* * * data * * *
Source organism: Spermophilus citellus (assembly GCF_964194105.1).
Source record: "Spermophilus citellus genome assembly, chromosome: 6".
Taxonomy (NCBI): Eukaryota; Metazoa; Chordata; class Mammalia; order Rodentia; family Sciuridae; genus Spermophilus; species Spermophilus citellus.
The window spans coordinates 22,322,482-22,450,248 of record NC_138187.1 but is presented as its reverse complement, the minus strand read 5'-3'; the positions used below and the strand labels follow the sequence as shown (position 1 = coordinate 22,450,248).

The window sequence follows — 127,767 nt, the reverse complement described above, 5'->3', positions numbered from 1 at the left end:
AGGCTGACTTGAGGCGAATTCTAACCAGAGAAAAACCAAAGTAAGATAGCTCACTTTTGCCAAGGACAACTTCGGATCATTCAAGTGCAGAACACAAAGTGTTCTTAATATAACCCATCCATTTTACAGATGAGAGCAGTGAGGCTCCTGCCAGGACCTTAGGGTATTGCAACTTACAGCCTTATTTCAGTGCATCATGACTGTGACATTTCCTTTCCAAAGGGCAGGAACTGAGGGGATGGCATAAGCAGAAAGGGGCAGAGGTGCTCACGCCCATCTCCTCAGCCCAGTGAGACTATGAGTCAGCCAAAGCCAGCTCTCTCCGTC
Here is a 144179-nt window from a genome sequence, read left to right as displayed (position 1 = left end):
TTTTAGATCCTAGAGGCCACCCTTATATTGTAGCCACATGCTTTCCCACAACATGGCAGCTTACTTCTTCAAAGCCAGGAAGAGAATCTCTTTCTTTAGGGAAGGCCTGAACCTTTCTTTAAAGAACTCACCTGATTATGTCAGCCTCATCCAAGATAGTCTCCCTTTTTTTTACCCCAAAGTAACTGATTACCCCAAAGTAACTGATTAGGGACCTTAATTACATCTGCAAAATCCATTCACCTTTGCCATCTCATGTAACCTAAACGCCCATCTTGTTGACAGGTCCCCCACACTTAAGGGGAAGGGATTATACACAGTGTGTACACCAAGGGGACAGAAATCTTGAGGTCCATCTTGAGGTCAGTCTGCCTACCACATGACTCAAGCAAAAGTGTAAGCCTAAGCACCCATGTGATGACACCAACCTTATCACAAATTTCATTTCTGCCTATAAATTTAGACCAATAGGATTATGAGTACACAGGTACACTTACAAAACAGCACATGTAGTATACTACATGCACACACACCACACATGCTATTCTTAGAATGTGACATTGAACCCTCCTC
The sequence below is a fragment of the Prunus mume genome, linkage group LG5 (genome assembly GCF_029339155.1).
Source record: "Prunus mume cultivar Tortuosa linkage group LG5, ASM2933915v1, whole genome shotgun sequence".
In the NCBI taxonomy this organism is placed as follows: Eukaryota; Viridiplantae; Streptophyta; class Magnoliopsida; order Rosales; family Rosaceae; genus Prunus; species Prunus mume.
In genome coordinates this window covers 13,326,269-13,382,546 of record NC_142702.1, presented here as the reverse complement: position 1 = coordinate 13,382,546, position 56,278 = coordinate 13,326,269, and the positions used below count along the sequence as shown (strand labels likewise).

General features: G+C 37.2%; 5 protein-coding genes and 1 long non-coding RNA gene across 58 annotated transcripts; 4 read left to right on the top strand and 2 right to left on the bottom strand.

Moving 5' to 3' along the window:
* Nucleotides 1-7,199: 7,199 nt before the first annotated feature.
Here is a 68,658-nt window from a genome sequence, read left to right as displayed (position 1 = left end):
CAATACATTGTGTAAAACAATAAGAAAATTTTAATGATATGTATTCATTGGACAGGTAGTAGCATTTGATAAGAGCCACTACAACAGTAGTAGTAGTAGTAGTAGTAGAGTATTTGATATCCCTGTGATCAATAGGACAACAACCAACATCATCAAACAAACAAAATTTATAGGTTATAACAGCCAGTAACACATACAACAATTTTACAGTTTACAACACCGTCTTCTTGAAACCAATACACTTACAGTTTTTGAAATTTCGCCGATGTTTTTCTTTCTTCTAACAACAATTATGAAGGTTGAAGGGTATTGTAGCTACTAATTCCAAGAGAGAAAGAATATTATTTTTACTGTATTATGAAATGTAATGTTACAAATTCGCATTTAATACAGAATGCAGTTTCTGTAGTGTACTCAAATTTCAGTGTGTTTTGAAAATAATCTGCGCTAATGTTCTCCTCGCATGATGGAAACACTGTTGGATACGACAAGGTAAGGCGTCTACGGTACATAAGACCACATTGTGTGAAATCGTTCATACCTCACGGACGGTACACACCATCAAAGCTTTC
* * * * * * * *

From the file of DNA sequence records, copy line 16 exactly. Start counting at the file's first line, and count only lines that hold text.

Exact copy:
Here is a 68,658-nt window from a genome sequence, read left to right as displayed (position 1 = left end):